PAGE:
I’m constantly anxious that one of my employees will quit

A reader writes:

I manage a small team. We pay generous salaries, overtime, on-call pay, and very nice year-end bonuses. I’d like to think I am good manager – I invest in my team’s growth, I communicate expectations clearly, and I offer genuine appreciation for good work. When something goes wrong – as it always does at some point – I’m professional and fair, and have a constructive conversation about corrective actions.

All that said, I am constantly anxious that someone is going to leave. If they request a day off in the middle of the week, I think “oh no, interviews.”

Everyone seems happy and I have no reason to think anyone is looking to leave. I check in regularly with the team to ensure everything is going well for them, but I can’t envision anyone really telling me they were job-searching if they were.

I totally get that people leaving jobs for a whole host of reasons is a normal thing. I have ensured the staff is cross-trained so I am not reliant on any one person, but as everyone is a key person, the thought of someone leaving makes me nuts. Any thoughts on how to control my stress here?

I answer this question over at Inc. today, where I’m revisiting letters that have been buried in the archives here from years ago (and sometimes updating/expanding my answers to them). You can read it here.

{ 78 comments… read them below }

  1. HS Teacher*

    It’s important to remember that it isn’t always personal. Yes, people will leave due to bad management, but that’s not the ONLY reason they leave. Sometimes we leave because we want to relocate or decide to move our career in a different decision, or because there’s an office that allows WFH or offers other perks not available where we currently work. I left my last industry because I wanted to do something else. There’s nothing anyone at my old job could have done or said that would’ve changed my mind.

    1. Eldritch Office Worker*

      I think it can be hard not to internalize “people don’t leave jobs they leave managers” when you’re a manager. We say that a lot – not just on this blog, but in general. And to some extent it’s true, but it doesn’t mean people NEVER leave jobs with good managers, it just means they typically stay at those jobs longer and don’t run away screaming like their hair is on fire.

      Jobs with good managers will often get generous notice period, where possible, good transition documentation, periods of change that don’t involve a lot of panic and chaos, and supportive teams to get through difficult hand-offs. Those are all great indicators that you’re managing well, not that people stay chained to you forever.

      1. sacados*

        Totally 100% agree. I’ve left three “real” jobs so far in my career and was lucky enough that every single one of them was for better opportunities but not because of managers.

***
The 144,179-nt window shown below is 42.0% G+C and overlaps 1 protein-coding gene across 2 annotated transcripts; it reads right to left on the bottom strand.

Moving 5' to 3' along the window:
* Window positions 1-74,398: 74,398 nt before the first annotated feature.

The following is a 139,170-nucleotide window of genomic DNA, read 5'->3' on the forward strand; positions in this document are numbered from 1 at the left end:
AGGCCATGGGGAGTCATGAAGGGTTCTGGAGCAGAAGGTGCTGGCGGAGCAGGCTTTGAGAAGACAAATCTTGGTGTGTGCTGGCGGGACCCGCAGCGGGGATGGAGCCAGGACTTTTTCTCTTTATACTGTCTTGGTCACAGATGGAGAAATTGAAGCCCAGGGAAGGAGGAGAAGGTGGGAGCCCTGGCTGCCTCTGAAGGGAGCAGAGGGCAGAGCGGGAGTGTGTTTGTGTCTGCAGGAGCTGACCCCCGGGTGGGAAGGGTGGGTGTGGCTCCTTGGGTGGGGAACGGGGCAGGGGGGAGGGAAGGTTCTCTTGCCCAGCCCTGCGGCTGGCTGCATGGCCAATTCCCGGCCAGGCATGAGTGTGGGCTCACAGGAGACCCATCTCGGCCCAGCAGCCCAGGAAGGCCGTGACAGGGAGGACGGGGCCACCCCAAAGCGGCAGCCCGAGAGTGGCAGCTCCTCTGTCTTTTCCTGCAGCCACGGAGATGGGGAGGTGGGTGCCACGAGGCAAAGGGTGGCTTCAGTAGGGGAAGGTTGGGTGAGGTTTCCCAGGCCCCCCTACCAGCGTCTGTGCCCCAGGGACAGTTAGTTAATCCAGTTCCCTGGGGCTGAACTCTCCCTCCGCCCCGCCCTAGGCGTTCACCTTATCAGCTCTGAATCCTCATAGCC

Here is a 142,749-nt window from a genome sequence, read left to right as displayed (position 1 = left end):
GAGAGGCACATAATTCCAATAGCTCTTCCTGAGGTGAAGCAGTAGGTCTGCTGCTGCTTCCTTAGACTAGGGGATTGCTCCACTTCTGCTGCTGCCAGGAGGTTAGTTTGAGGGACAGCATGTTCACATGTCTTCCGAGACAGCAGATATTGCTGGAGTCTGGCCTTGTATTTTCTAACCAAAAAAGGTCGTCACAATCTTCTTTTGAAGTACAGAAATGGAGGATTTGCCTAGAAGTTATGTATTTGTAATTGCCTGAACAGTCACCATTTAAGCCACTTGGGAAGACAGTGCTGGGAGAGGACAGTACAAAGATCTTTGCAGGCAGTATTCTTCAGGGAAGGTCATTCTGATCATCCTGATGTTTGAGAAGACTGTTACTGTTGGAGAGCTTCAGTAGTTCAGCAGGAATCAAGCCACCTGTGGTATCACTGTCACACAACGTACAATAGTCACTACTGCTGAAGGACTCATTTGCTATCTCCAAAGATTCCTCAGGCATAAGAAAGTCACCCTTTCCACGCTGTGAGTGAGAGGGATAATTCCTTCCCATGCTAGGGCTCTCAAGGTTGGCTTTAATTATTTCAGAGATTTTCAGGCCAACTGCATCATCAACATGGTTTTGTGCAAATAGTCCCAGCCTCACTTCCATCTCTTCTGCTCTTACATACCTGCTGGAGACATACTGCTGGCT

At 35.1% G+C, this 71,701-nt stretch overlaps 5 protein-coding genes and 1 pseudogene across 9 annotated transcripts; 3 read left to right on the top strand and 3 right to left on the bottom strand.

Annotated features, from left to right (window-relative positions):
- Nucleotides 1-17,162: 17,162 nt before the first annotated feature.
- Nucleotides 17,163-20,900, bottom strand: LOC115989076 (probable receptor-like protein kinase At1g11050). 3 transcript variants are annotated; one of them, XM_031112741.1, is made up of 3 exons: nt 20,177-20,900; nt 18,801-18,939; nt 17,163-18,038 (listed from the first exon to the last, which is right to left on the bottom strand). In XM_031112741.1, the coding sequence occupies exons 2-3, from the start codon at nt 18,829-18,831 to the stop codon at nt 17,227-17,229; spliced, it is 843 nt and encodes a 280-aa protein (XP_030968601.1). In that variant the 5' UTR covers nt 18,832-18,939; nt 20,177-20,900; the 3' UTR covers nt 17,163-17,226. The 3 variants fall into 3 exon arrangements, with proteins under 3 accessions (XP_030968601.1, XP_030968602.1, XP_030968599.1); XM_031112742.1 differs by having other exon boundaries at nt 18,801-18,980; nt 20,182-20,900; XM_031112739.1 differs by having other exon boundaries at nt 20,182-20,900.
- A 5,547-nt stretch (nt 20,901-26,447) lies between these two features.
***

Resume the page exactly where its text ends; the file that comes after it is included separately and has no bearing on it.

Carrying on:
The first was because I wanted more pay/upward mobility and while I loved my team, the company itself was becoming really financially unstable.
        The second was because I decided I was ready to move back to my home country — I discussed my plans with my bosses and worked out a timeline for transitioning all my projects to other people (my last day was actually 5 months after I first told them I wanted to leave!). I was prepared to have to keep job hunting for a while after I got back but because the transition situation was all announced/out in the open, my then-boss (who had a HUGE network in my home country) shared my resume around and I was able to land a job before I had to move!
        And then I left that job as well– absolutely loved my manager and learned SO MUCH from her, but the company was very obviously moving in a different direction and our specific niche/business unit was no longer a priority. So while I did have full-time employment, there was no indication as to what I would actually be doing all day once my project wrapped up — because there wasn’t another of that type of project in the works that I could move on to. And the type of projects left to work on wouldn’t have really been in my area of interest/expertise.

      2. Koalafied*

        And sometimes, it’s bad management that is driving you out, but it’s not necessarily coming from your direct manager. I had a job where I 100% believed my managers were doing the best they could, supporting our team, and using every available tool to advocate for us… but the head of the fish was so rotten that ultimately there were problems I could no longer tolerate, which they sadly just did not have the authority or influence needed to fix them. So I was leaving bad management, but I didn’t blame my boss or even my grandboss, both of whom I had warm working relationships with. Nobody in their position could have made the changes I would have needed to see to stay.

      3. EngineerMom*

        Good managers work to encourage the kind of growth that results in people leaving – the great ones know this and plan ahead!